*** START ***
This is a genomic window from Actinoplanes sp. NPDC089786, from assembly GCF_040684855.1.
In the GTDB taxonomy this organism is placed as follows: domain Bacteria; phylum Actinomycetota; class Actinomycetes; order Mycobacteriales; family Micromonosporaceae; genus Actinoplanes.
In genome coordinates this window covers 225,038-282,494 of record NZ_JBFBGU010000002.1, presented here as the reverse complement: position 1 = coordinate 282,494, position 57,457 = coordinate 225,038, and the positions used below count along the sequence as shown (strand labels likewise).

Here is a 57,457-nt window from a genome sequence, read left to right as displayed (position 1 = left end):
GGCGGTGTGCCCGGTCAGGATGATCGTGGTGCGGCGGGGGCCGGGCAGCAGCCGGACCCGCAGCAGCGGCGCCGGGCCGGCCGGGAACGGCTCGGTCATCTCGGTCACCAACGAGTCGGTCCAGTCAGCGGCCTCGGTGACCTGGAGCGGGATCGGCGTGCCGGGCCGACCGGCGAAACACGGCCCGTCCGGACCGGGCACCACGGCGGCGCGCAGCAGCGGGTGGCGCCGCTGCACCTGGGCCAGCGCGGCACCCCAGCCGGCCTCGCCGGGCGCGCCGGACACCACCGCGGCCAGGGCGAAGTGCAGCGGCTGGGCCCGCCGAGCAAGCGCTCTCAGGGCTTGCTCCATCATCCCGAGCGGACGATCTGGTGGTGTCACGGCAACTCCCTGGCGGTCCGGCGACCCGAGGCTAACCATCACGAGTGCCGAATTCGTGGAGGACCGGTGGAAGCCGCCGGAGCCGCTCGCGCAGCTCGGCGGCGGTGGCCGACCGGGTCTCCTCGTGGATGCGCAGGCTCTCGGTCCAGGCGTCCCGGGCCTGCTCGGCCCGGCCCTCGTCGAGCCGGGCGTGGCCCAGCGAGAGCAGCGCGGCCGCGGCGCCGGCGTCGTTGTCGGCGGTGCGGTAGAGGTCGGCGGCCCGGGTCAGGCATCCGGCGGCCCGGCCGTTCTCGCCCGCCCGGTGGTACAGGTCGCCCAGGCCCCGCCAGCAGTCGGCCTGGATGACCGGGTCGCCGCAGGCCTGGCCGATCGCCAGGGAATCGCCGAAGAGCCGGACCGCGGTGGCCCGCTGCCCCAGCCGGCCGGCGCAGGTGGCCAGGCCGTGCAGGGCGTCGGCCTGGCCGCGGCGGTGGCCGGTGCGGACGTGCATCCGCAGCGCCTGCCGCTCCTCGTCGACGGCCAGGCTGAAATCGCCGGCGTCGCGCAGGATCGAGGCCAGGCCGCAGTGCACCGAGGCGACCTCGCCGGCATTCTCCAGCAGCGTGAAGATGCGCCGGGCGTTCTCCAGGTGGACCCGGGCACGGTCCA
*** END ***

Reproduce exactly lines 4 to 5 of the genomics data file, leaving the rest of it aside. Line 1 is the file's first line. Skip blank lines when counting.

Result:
Here is a 57,457-nt window from a genome sequence, read left to right as displayed (position 1 = left end):
GGCGGTGTGCCCGGTCAGGATGATCGTGGTGCGGCGGGGGCCGGGCAGCAGCCGGACCCGCAGCAGCGGCGCCGGGCCGGCCGGGAACGGCTCGGTCATCTCGGTCACCAACGAGTCGGTCCAGTCAGCGGCCTCGGTGACCTGGAGCGGGATCGGCGTGCCGGGCCGACCGGCGAAACACGGCCCGTCCGGACCGGGCACCACGGCGGCGCGCAGCAGCGGGTGGCGCCGCTGCACCTGGGCCAGCGCGGCACCCCAGCCGGCCTCGCCGGGCGCGCCGGACACCACCGCGGCCAGGGCGAAGTGCAGCGGCTGGGCCCGCCGAGCAAGCGCTCTCAGGGCTTGCTCCATCATCCCGAGCGGACGATCTGGTGGTGTCACGGCAACTCCCTGGCGGTCCGGCGACCCGAGGCTAACCATCACGAGTGCCGAATTCGTGGAGGACCGGTGGAAGCCGCCGGAGCCGCTCGCGCAGCTCGGCGGCGGTGGCCGACCGGGTCTCCTCGTGGATGCGCAGGCTCTCGGTCCAGGCGTCCCGGGCCTGCTCGGCCCGGCCCTCGTCGAGCCGGGCGTGGCCCAGCGAGAGCAGCGCGGCCGCGGCGCCGGCGTCGTTGTCGGCGGTGCGGTAGAGGTCGGCGGCCCGGGTCAGGCATCCGGCGGCCCGGCCGTTCTCGCCCGCCCGGTGGTACAGGTCGCCCAGGCCCCGCCAGCAGTCGGCCTGGATGACCGGGTCGCCGCAGGCCTGGCCGATCGCCAGGGAATCGCCGAAGAGCCGGACCGCGGTGGCCCGCTGCCCCAGCCGGCCGGCGCAGGTGGCCAGGCCGTGCAGGGCGTCGGCCTGGCCGCGGCGGTGGCCGGTGCGGACGTGCATCCGCAGCGCCTGCCGCTCCTCGTCGACGGCCAGGCTGAAATCGCCGGCGTCGCGCAGGATCGAGGCCAGGCCGCAGTGCACCGAGGCGACCTCGCCGGCATTCTCCAGCAGCGTGAAGATGCGCCGGGCGTTCTCCAGGTGGACCCGGGCACGGTCCA